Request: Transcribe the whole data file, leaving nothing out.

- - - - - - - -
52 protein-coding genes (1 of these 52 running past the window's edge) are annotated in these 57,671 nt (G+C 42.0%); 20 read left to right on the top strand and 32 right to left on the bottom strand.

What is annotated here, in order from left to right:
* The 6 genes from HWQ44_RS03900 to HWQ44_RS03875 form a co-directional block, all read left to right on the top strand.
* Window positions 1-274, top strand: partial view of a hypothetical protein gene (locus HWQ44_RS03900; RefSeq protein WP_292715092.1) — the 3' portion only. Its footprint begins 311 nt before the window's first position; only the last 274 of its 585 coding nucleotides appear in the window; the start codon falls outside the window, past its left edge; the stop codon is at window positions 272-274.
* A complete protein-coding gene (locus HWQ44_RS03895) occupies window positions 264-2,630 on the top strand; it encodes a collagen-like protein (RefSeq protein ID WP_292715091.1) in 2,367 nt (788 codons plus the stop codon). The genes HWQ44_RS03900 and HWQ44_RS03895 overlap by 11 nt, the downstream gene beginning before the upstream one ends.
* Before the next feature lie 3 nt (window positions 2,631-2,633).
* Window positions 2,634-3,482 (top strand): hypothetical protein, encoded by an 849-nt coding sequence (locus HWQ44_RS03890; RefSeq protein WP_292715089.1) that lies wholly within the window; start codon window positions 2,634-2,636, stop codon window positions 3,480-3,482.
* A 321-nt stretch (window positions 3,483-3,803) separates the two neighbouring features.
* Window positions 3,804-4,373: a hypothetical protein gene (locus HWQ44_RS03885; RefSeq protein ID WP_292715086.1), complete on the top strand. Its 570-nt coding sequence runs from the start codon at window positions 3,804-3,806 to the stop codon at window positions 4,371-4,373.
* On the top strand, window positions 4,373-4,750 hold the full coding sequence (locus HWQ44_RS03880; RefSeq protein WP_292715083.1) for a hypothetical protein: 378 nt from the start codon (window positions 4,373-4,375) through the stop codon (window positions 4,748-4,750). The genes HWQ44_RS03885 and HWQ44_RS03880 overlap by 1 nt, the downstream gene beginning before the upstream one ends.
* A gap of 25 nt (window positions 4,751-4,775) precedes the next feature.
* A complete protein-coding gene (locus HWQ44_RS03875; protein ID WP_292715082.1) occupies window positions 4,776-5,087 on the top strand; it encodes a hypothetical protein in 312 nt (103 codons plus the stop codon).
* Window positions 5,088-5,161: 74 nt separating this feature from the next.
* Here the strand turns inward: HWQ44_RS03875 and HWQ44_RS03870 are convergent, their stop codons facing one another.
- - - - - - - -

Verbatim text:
52 protein-coding genes (1 of these 52 running past the window's edge) are annotated in these 57,671 nt (G+C 42.0%); 20 read left to right on the top strand and 32 right to left on the bottom strand.

What is annotated here, in order from left to right:
* The 6 genes from HWQ44_RS03900 to HWQ44_RS03875 form a co-directional block, all read left to right on the top strand.
* Window positions 1-274, top strand: partial view of a hypothetical protein gene (locus HWQ44_RS03900; RefSeq protein WP_292715092.1) — the 3' portion only. Its footprint begins 311 nt before the window's first position; only the last 274 of its 585 coding nucleotides appear in the window; the start codon falls outside the window, past its left edge; the stop codon is at window positions 272-274.
* A complete protein-coding gene (locus HWQ44_RS03895) occupies window positions 264-2,630 on the top strand; it encodes a collagen-like protein (RefSeq protein ID WP_292715091.1) in 2,367 nt (788 codons plus the stop codon). The genes HWQ44_RS03900 and HWQ44_RS03895 overlap by 11 nt, the downstream gene beginning before the upstream one ends.
* Before the next feature lie 3 nt (window positions 2,631-2,633).
* Window positions 2,634-3,482 (top strand): hypothetical protein, encoded by an 849-nt coding sequence (locus HWQ44_RS03890; RefSeq protein WP_292715089.1) that lies wholly within the window; start codon window positions 2,634-2,636, stop codon window positions 3,480-3,482.
* A 321-nt stretch (window positions 3,483-3,803) separates the two neighbouring features.
* Window positions 3,804-4,373: a hypothetical protein gene (locus HWQ44_RS03885; RefSeq protein ID WP_292715086.1), complete on the top strand. Its 570-nt coding sequence runs from the start codon at window positions 3,804-3,806 to the stop codon at window positions 4,371-4,373.
* On the top strand, window positions 4,373-4,750 hold the full coding sequence (locus HWQ44_RS03880; RefSeq protein WP_292715083.1) for a hypothetical protein: 378 nt from the start codon (window positions 4,373-4,375) through the stop codon (window positions 4,748-4,750). The genes HWQ44_RS03885 and HWQ44_RS03880 overlap by 1 nt, the downstream gene beginning before the upstream one ends.
* A gap of 25 nt (window positions 4,751-4,775) precedes the next feature.
* A complete protein-coding gene (locus HWQ44_RS03875; protein ID WP_292715082.1) occupies window positions 4,776-5,087 on the top strand; it encodes a hypothetical protein in 312 nt (103 codons plus the stop codon).
* Window positions 5,088-5,161: 74 nt separating this feature from the next.
* Here the strand turns inward: HWQ44_RS03875 and HWQ44_RS03870 are convergent, their stop codons facing one another.